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Ten Years Gone: Investing Lessons From The Lehman Brothers Collapse

Ten Years Gone: Investing Lessons From The Lehman Brothers Collapse

This week marks the 10-year anniversary of one of the landmark moments of the 2008 financial crisis: the collapse of Lehman Brothers. While investors, analysts and economists look back on the investment bank's downfall, it’s important for investors to learn from the mistakes of the past so they can anticipate and avoid those mistakes in the future.

Lessons Learned

Not all of the lessons from Lehman's bankruptcy are intuitive, said DataTrek co-founder Nicholas Colas. 

Lehman and the 2008 crisis are among dozens of examples of short-term market volatility that date back hundreds of years, Colas said.

Lehman’s downfall may seem like a long time ago, but market downturns are certainly not a thing of the past.

Colas said this week that a number of factors contributed to the Great Recession of 2008, not just Lehman’s collapse. Oil prices had spiked to $140/bbl and the U.S. economy was already on shaky ground prior to the Lehman scare. Paying attention to these types of economic signals and what they mean is extremely important, he said. 

Stocks only make bottoms when investors “give up” on an idea. A bear market often makes its lows when investors give up on stock prices going higher in the near-term, Colas said. The 2008 market dip was so extreme because many investors had given up on the U.S. financial system entirely when the market hit bottom in March 2009.

Expect The Unexpected

The engine of recovery for the market tends to be something new and different than what caused the downturn, Colas said. The financial sector was overheated prior to the 2008 crisis, but it's the tech sector that has dominated the decade since.

While bank stocks have lagged, FAANG stocks have dominated the market, despite being relatively under-the-radar back in 2007.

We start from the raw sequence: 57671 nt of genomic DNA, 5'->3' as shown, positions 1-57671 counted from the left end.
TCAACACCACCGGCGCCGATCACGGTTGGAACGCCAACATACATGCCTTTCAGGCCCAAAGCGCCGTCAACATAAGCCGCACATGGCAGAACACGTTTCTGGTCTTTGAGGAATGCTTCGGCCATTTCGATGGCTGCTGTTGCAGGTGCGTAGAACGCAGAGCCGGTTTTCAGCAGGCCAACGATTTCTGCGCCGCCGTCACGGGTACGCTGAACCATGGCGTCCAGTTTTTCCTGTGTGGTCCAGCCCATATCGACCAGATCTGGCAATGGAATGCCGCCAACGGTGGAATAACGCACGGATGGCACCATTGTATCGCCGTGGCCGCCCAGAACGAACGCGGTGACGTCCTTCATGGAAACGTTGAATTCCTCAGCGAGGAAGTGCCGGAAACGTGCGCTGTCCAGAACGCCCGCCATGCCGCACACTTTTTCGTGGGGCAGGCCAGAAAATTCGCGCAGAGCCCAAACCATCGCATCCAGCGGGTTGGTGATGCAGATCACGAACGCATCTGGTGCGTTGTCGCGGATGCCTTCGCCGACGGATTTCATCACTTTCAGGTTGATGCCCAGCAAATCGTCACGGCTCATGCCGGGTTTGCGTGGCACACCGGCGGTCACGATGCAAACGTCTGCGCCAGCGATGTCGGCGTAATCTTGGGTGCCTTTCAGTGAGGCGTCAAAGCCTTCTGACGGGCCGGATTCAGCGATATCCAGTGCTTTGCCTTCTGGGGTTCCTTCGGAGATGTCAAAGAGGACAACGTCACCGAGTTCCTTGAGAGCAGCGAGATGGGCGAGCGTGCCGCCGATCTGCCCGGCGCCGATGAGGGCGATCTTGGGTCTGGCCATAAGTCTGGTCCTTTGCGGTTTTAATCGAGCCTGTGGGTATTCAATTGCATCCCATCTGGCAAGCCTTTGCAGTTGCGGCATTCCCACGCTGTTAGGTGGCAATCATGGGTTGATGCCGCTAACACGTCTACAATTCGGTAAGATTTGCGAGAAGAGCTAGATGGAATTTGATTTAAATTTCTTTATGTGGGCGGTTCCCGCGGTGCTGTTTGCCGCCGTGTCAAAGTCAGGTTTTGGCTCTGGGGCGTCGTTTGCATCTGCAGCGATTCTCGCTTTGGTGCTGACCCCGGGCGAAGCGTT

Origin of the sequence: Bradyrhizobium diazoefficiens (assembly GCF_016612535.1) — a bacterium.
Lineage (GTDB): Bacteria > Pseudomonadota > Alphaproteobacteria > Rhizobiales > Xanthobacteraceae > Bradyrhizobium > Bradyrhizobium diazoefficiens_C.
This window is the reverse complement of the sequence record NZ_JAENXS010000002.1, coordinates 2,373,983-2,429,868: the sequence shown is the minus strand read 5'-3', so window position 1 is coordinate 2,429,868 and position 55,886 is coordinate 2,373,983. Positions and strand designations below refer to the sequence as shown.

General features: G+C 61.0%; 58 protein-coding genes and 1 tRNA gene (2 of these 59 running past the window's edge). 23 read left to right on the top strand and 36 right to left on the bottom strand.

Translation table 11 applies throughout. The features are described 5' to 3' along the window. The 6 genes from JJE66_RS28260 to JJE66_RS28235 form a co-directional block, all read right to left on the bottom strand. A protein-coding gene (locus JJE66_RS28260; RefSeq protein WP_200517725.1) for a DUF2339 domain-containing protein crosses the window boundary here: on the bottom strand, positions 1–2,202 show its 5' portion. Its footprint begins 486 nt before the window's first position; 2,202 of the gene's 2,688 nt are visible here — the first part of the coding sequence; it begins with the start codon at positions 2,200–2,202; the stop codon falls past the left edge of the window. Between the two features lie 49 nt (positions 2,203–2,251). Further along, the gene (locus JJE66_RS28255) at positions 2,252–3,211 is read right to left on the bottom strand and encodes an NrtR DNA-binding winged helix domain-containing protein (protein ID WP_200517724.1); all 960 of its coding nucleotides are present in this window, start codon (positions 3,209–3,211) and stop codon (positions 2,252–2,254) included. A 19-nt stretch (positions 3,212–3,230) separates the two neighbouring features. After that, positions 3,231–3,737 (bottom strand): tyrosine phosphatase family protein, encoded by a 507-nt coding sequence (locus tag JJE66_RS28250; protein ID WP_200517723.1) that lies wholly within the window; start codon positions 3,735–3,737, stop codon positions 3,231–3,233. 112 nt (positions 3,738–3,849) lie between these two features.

“Tech, of course, is the largest reason the S&P 500 is 80 percent higher than its pre-Lehman highs, and an object lesson in the importance of technological innovation in driving stock prices over the long term." 

Some Things Never Change

While the reasons for subsequent market cycles may differ, Ritholtz Wealth Management’s Josh Brown said this week that there is one thing that investors can count on to remain constant in the market.

“The investment industry changes while the securities and systems of each era come and go, but the nature of the people involved with those securities and systems never changes,” Brown said. 

Financial markets are nothing more than a collective of individual investors along with the ideas, hopes and emotions they bring to the table. Whether it's a housing boom, cryptocurrency craze, a bursting Chinese real estate bubble or a bond market collapse, investors can bet that the people who make up the market will behave exactly as they did when Lehman fell by the wayside a decade ago.

Related Links:

Why The Bitcoin Bubble Is Different From All Other Bubbles

Analyst Says One Word Will Dominate Markets In The Second Half Of 2018: 'Recession'

Lehman Brothers' New York City headquarters on Sept. 15, 2008. Photo by Robert Scoble/Wikimedia. 


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